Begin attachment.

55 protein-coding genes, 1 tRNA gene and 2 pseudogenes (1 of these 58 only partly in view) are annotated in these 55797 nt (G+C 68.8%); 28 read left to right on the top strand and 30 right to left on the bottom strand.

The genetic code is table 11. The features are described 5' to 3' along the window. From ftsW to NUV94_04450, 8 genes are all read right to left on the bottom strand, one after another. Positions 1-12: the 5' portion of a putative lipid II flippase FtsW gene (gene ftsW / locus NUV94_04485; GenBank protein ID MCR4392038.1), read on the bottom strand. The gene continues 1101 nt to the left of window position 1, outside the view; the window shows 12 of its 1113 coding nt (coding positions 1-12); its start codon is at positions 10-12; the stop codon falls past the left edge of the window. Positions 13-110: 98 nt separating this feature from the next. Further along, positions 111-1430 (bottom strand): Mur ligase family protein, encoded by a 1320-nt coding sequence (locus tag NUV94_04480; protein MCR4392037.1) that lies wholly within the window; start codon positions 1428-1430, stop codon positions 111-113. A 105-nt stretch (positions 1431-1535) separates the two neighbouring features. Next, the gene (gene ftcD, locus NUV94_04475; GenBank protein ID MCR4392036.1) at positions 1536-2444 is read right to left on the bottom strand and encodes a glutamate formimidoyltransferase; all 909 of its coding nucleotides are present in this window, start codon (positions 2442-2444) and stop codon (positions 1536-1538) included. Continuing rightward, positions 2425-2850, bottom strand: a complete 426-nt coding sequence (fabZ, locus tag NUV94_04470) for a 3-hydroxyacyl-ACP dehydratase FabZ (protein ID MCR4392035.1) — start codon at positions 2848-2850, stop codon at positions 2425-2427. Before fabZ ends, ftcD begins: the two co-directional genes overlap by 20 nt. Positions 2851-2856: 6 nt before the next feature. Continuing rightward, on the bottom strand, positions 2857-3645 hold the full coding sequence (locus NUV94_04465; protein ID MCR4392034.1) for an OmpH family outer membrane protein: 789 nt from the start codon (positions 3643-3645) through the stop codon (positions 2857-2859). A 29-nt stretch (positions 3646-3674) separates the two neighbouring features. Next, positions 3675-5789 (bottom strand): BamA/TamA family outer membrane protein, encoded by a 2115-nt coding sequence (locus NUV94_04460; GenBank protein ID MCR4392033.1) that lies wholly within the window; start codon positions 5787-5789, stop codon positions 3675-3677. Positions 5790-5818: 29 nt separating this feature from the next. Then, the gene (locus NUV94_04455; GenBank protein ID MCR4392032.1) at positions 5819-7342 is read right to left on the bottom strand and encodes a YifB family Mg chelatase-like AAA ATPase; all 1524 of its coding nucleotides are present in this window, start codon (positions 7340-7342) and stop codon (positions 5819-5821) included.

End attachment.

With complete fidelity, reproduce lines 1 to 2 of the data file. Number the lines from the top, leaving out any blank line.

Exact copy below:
55 protein-coding genes, 1 tRNA gene and 2 pseudogenes (1 of these 58 only partly in view) are annotated in these 55797 nt (G+C 68.8%); 28 read left to right on the top strand and 30 right to left on the bottom strand.

The genetic code is table 11. The features are described 5' to 3' along the window. From ftsW to NUV94_04450, 8 genes are all read right to left on the bottom strand, one after another. Positions 1-12: the 5' portion of a putative lipid II flippase FtsW gene (gene ftsW / locus NUV94_04485; GenBank protein ID MCR4392038.1), read on the bottom strand. The gene continues 1101 nt to the left of window position 1, outside the view; the window shows 12 of its 1113 coding nt (coding positions 1-12); its start codon is at positions 10-12; the stop codon falls past the left edge of the window. Positions 13-110: 98 nt separating this feature from the next. Further along, positions 111-1430 (bottom strand): Mur ligase family protein, encoded by a 1320-nt coding sequence (locus tag NUV94_04480; protein MCR4392037.1) that lies wholly within the window; start codon positions 1428-1430, stop codon positions 111-113. A 105-nt stretch (positions 1431-1535) separates the two neighbouring features. Next, the gene (gene ftcD, locus NUV94_04475; GenBank protein ID MCR4392036.1) at positions 1536-2444 is read right to left on the bottom strand and encodes a glutamate formimidoyltransferase; all 909 of its coding nucleotides are present in this window, start codon (positions 2442-2444) and stop codon (positions 1536-1538) included. Continuing rightward, positions 2425-2850, bottom strand: a complete 426-nt coding sequence (fabZ, locus tag NUV94_04470) for a 3-hydroxyacyl-ACP dehydratase FabZ (protein ID MCR4392035.1) — start codon at positions 2848-2850, stop codon at positions 2425-2427. Before fabZ ends, ftcD begins: the two co-directional genes overlap by 20 nt. Positions 2851-2856: 6 nt before the next feature. Continuing rightward, on the bottom strand, positions 2857-3645 hold the full coding sequence (locus NUV94_04465; protein ID MCR4392034.1) for an OmpH family outer membrane protein: 789 nt from the start codon (positions 3643-3645) through the stop codon (positions 2857-2859). A 29-nt stretch (positions 3646-3674) separates the two neighbouring features. Next, positions 3675-5789 (bottom strand): BamA/TamA family outer membrane protein, encoded by a 2115-nt coding sequence (locus NUV94_04460; GenBank protein ID MCR4392033.1) that lies wholly within the window; start codon positions 5787-5789, stop codon positions 3675-3677. Positions 5790-5818: 29 nt separating this feature from the next. Then, the gene (locus NUV94_04455; GenBank protein ID MCR4392032.1) at positions 5819-7342 is read right to left on the bottom strand and encodes a YifB family Mg chelatase-like AAA ATPase; all 1524 of its coding nucleotides are present in this window, start codon (positions 7340-7342) and stop codon (positions 5819-5821) included.